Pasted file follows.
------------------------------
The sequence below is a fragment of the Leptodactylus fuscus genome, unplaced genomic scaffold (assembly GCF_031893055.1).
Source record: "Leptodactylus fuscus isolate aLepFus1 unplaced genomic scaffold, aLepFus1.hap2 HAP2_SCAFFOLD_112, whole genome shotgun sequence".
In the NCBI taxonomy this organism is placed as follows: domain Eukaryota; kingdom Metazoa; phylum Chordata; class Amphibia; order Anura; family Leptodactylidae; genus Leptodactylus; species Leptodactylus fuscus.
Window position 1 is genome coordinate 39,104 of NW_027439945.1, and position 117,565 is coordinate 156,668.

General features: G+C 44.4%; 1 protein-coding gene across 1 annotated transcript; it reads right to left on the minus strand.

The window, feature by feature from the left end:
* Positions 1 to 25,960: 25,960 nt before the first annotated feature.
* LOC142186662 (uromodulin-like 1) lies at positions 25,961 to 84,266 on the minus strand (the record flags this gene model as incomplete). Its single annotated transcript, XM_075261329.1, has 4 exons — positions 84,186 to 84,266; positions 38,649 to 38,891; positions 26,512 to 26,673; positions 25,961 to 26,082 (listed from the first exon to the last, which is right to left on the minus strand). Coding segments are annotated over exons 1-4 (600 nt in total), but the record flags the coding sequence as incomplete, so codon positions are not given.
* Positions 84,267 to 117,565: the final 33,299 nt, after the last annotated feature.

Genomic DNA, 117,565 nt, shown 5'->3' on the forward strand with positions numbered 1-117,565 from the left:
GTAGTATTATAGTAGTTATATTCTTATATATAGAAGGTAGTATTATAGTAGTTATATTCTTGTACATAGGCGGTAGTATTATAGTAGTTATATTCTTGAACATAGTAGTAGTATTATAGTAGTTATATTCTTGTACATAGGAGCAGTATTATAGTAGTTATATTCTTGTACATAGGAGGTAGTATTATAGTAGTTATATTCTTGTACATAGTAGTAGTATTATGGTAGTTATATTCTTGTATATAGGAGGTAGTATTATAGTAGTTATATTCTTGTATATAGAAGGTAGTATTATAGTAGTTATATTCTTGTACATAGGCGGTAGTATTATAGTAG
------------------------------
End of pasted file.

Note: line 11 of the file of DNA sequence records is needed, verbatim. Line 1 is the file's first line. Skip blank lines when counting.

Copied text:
GTAGTATTATAGTAGTTATATTCTTATATATAGAAGGTAGTATTATAGTAGTTATATTCTTGTACATAGGCGGTAGTATTATAGTAGTTATATTCTTGAACATAGTAGTAGTATTATAGTAGTTATATTCTTGTACATAGGAGCAGTATTATAGTAGTTATATTCTTGTACATAGGAGGTAGTATTATAGTAGTTATATTCTTGTACATAGTAGTAGTATTATGGTAGTTATATTCTTGTATATAGGAGGTAGTATTATAGTAGTTATATTCTTGTATATAGAAGGTAGTATTATAGTAGTTATATTCTTGTACATAGGCGGTAGTATTATAGTAG